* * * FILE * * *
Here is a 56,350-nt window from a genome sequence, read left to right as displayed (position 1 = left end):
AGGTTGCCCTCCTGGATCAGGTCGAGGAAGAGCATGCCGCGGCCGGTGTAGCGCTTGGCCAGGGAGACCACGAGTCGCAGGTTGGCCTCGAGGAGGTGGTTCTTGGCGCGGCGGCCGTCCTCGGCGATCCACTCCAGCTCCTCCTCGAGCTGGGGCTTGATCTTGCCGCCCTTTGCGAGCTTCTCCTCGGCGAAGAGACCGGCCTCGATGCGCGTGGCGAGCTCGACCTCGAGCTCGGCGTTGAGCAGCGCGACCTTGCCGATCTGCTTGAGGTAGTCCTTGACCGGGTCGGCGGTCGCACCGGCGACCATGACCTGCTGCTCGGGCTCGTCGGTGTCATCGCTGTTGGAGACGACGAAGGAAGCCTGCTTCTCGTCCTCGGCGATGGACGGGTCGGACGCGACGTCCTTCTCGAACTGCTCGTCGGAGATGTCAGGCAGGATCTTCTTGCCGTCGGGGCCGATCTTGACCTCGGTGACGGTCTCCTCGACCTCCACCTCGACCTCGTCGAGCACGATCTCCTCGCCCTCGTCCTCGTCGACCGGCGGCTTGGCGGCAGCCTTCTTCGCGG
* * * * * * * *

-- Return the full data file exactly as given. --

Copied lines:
Here is a 56,350-nt window from a genome sequence, read left to right as displayed (position 1 = left end):
AGGTTGCCCTCCTGGATCAGGTCGAGGAAGAGCATGCCGCGGCCGGTGTAGCGCTTGGCCAGGGAGACCACGAGTCGCAGGTTGGCCTCGAGGAGGTGGTTCTTGGCGCGGCGGCCGTCCTCGGCGATCCACTCCAGCTCCTCCTCGAGCTGGGGCTTGATCTTGCCGCCCTTTGCGAGCTTCTCCTCGGCGAAGAGACCGGCCTCGATGCGCGTGGCGAGCTCGACCTCGAGCTCGGCGTTGAGCAGCGCGACCTTGCCGATCTGCTTGAGGTAGTCCTTGACCGGGTCGGCGGTCGCACCGGCGACCATGACCTGCTGCTCGGGCTCGTCGGTGTCATCGCTGTTGGAGACGACGAAGGAAGCCTGCTTCTCGTCCTCGGCGATGGACGGGTCGGACGCGACGTCCTTCTCGAACTGCTCGTCGGAGATGTCAGGCAGGATCTTCTTGCCGTCGGGGCCGATCTTGACCTCGGTGACGGTCTCCTCGACCTCCACCTCGACCTCGTCGAGCACGATCTCCTCGCCCTCGTCCTCGTCGACCGGCGGCTTGGCGGCAGCCTTCTTCGCGG